Taking the Long Walk at Your Event – 5 Things That Matter to Attendees

Published by Steve Manicor | Topics: Training

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A recent article in Associations Now magazine challenged meeting organizers to “Walk a Mile in Your Attendees’ Shoes.” Author Thomas Bohn, executive director of International Accounts Payable Professionals and International Accounts Receivable Professionals, offered tips from an exercise he tried with his staff.

walking-attendee
“We actually walked the entire site ourselves, and as a result we added places to rest, more directional info, and more break stations. You may not be able to shrink the facility, but you can certainly improve the experience,” he wrote.

What an excellent suggestion.

I attend about 10 events a year, both live and online, and I see plenty people are doing right and lots of places to improve. I think when meeting organizers take a few minutes to put themselves into attendees’ shoes to see the meetings from their perspectives, the result is easier processes, more education and better learning outcomes.

Improving the Attendee Experience

Here are five areas where I can see the difference between organizers who think about attendees’ experiences and those who don’t:

  1. Education Assistance with Tangible Conference Handouts – As I’ve said before, events that drop all paper handouts in the interest of saving money or going green are not necessarily keeping attendees in mind. Again and again, we see that attendees want to be able to follow along on hard copy, take notes, and hold onto these references.
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  2. Portable Note Taking with Conference Program Notebooks – A hot trend in live events is to turn a bulky proceedings book or conference binder into a portable, easy-to-carry Conference Program Notebook (or sometimes called a Conference Learning Journal), which usually contain a map, a schedule-at-a-glance, critical information plus blank pages for my notes. When I receive one of these at a conference, I know the organizers understand how tough it can be to drag large binders from session to session and through the exhibit hall.
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  3. Enduring Education with Conference Recordings – I love events that offer recorded sessions as a part of my registration or even for purchase after the event. Often I hear great material, and though I try to take notes to share with my colleagues, I end up losing information or not keeping up with the session. When an event offers conference recordings, they are encouraging attendees to share and value their resources long after the event ends.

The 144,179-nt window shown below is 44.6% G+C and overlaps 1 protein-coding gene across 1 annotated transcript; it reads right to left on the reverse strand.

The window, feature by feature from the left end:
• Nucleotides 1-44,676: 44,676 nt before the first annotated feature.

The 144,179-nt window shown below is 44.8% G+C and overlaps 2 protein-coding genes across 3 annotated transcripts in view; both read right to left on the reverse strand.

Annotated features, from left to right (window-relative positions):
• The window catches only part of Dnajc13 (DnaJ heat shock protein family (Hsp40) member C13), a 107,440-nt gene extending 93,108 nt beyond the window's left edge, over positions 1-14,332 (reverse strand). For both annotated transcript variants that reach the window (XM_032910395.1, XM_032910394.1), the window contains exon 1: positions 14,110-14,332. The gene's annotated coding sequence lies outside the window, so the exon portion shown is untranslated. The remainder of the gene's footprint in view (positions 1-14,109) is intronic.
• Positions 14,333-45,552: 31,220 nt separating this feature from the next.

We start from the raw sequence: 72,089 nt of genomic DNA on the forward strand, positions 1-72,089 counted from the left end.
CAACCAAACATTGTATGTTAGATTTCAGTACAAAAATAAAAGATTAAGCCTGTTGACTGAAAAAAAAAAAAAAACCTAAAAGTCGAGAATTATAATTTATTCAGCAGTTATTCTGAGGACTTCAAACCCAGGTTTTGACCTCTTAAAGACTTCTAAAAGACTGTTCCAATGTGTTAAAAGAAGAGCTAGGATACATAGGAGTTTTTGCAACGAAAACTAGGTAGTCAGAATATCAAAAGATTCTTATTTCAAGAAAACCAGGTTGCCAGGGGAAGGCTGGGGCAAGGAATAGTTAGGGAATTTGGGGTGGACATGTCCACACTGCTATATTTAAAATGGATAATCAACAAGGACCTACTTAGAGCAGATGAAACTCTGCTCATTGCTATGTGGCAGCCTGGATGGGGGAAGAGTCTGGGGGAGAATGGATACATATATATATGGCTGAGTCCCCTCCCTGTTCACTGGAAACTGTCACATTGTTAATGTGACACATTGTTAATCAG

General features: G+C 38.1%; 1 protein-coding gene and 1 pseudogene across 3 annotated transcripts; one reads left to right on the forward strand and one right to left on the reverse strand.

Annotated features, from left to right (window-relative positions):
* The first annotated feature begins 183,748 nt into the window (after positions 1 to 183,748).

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  4. Valuable Keepsakes with the Handouts on Flash Drives – Organizers who think about the attendee experience after the event will often put education meeting materials on a flash drive that I can keep and use all year.
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  5. A Handy Shipping Area for Conference Materials – At the expo and book store, I sometimes purchase books, or pick up brochures, samples and more – and getting them home can be a pain. I love meetings that have an organized shipping center conveniently located near the bookstore so I can send my materials home without having to lug them in my already over packed bags.

 

About Steve Manicor

Steve is Omnipress' Director of Business Development. He has over five years serving the meetings and training industry. He leads our product/service leadership and development teams. ...read more



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Comments

1.

May 12th, 2010amy says:

The problem with giving out flash drives and handouts is that our information is confidential and proprietary. Our customers will share the info if we do that.


2.

May 12th, 2010Chris Uschan says:

Hi Amy,

Everyone’s situation is different so I can’t tell you what is right and wrong. You know your organization and audience and content better than I.

There’s a fine line (and sometimes a thick line) between getting content into your audiences hands for them to have vs it being easily shared when it’s not supposed to be.

Thanks for sharing your thoughts.

Twitter: chrisuschan


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